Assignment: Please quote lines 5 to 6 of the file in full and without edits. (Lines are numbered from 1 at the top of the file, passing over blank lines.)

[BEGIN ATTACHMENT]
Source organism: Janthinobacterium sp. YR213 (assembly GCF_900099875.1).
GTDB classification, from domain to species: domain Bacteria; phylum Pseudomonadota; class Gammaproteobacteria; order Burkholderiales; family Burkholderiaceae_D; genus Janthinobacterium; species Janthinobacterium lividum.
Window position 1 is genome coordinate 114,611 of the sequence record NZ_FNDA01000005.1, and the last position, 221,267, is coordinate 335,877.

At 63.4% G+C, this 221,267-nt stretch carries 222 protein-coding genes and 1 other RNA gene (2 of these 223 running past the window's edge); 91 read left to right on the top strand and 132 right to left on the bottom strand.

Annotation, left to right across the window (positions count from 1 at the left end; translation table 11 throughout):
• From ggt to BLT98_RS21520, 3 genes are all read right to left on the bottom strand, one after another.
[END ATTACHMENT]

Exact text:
Annotation, left to right across the window (positions count from 1 at the left end; translation table 11 throughout):
• From ggt to BLT98_RS21520, 3 genes are all read right to left on the bottom strand, one after another.